Arts and crafts from more than 70 Pacific Northwest artists and crafts people will be featured at the 48th annual Yachats Original Arts & Crafts Fair, ushering in Oregon Spring Break on the central Oregon coast. Media include paintings; handcrafted jewelry, art glass, pottery, woodwork, furniture, mixed media, sculpture; stained glass, natural fiber woven textiles, carvings, screen prints, fine art photography, natural stone vases, dried lavender, upcycled garden art, upcycled vintage jewelry, knitted and crocheted items, paper arts, handcrafted toys, chair massage, and more. The fair hours are Saturday 10 a.m. to 5 p.m. and Sunday 10 a.m. to 4 p.m. The fair takes place at the Yachats Commons at Hwy 101 & W 4th St. in downtown Yachats. Admission is free.
Featured artists this year:
Alissa Clark of Florence, Oregon, creates modern functional clay vessels through a detailed combination of pattern, texture, and color. Most of her work is handbuilt, although some wheel-thrown components are used to form bottle necks, feet, or smaller chambers. Alissa says, “I delight in making useful items that are beautiful, graceful additions to everyday life and home.”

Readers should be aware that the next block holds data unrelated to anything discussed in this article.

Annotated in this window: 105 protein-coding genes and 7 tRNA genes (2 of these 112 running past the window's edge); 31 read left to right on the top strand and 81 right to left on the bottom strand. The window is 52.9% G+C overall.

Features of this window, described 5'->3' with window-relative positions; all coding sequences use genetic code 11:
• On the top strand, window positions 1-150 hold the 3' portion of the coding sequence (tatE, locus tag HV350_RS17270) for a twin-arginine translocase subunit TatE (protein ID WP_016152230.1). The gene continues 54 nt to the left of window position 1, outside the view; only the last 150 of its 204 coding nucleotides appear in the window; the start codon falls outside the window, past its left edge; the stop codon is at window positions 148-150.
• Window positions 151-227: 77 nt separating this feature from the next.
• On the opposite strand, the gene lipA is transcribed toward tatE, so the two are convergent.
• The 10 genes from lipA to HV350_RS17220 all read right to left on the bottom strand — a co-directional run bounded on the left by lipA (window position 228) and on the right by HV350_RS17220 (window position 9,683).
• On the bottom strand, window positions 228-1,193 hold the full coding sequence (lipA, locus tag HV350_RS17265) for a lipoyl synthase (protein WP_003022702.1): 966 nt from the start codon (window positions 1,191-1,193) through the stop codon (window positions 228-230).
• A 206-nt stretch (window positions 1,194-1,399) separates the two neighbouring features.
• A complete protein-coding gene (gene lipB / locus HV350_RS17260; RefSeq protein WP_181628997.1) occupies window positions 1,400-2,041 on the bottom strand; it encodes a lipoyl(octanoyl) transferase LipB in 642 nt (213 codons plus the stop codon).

Cliff Scharf of Oakland, Oregon, has been making jewelry for more than forty years. He works in sterling silver and karat gold, is experienced in lost wax casting and hand fabrication, and uses a lot of precious and semi-precious stones in his work. He has recently added the multi metal capabilities of Mokume Gane techniques to his art. Cliff explains that Mokume Gane, Japanese for woodgrain metal, is a diffusion bonded stack of alternating different metals that is forged after firing, and then forged again to expose multiple layers. “Jewelry is both my art and my passion,” Cliff says. “I love to see my work worn by people who share the joy of a wearable piece of art.”
Laurie Carlson of Lincoln City, Oregon, says “imagination and enthusiasm” are words that best describe her attitute toward art-making. Laurie paints waves, birds, or sweeping landcapes, always seeking to capture the light. “I am really painting the sun,” she exclaims. Laurie works on canvas cloth stretched on a wood frame, using traditional oil paints and walnut oil. Her brushes are made of mongoose or pig hair. “This is a slow art, Laurie says, “taking about a week for the paint to dry…We can all enjoy art – whether making it, or enjoying it – and I am devoted to doing both.”
Nancie Miller is currently living in the Grand Tetons National Park area of Eastern Idaho. “I’ve been doing fused glass for almost twenty years,” Nancie says, “and I still love it every day!” Her current work aims to brighten your day with colorful natural themes, and includes wearable pieces, small tableware, and window hangings.
This fair is sponsored by the Yachats Area Chamber of Commerce. For additional information, please visit their web site, yachats.org.
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